Northern Ireland

Cloughmills crochet knitting image hooks village

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Media captionCloughmills crochet clubs hooks village

It's Cloughmills, but not - or knit - as you may know it.

The County Antrim village has been painstakingly recreated in wool over the last seven months by 30 members of the Cloughmills Crochet Club.

May Aitcheson started the club six years ago.

"I went to Cushendall to see a small model village people had made there and decided we should try this - but ours snowballed," she said.

Image caption Shops, churches and even football is represented in the model village

"People did more and more and by the time they all got added on, ours ended up very big.

"I'm absolutely thrilled with it, I couldn't believe it turned out the way it did.

"The ladies worked so hard, I'm very proud of them."

Image caption 'It snowballed': Mae Aitcheson started Cloughmills Crochet Club six years ago

As well as developing crafting skills, the crochet club is important in helping elderly people socialise in what can be an isolated rural community.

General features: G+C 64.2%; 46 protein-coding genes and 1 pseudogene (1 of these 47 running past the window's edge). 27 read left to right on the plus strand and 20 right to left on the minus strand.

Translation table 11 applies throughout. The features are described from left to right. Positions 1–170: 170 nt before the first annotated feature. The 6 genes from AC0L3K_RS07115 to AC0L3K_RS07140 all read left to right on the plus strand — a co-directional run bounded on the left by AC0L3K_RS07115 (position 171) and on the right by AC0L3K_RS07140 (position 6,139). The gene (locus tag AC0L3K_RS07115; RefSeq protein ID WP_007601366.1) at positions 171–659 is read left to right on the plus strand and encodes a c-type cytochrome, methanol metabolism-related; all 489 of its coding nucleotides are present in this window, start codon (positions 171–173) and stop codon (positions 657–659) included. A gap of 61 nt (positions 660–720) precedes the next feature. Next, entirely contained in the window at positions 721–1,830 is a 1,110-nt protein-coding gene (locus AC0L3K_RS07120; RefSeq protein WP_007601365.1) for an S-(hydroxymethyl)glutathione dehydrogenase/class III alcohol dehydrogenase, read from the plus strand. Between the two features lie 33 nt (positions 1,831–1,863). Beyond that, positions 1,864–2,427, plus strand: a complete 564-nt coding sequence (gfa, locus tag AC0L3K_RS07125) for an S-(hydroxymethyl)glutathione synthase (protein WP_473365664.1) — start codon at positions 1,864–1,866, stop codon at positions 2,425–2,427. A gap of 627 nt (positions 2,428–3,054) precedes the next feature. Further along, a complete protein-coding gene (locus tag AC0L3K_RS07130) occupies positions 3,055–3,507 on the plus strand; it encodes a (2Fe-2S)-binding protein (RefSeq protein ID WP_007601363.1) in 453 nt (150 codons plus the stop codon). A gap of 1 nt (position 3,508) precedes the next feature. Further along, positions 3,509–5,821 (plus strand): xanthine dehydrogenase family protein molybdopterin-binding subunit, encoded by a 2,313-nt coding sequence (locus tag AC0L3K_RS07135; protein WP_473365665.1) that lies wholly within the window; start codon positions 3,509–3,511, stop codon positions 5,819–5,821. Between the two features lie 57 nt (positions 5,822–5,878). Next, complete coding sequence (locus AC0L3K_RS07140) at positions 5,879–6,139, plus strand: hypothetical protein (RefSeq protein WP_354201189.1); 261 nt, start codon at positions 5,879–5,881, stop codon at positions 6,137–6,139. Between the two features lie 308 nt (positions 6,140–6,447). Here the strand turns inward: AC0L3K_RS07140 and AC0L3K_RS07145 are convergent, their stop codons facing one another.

Club member Kathleen Taggart said: "I just love getting out and meeting people, it gives us all somewhere to go.

"When you're retired you miss your work, and this is better than work."

Image caption Cloughmills in its crochet splendour

Mary Shaw said: "I've made so many friends and learned to do things I thought I would never be able to do.

"I live in an isolated place, and I've made friends from both sides of the community and that's an important thing for me."

Image caption River, playparks and cars are no problem to the Cloughmills Crochet Club

Margaret Murphy said: "We just look forward to meeting up every week and getting the latest gossip."

As for what the group's next big project could be, she said: "That's what we don't know, I mean where do we go from here?

"Maybe a model of Belfast, but we'd need lots of helpers for that one."

Image caption It took the 30 members seven months to create the model

The Cloughmills model will remain in the village's Orange Hall - because it's now too big to fit through the doors.

And as long as people want to see it, mini Cloughmills will remain on display.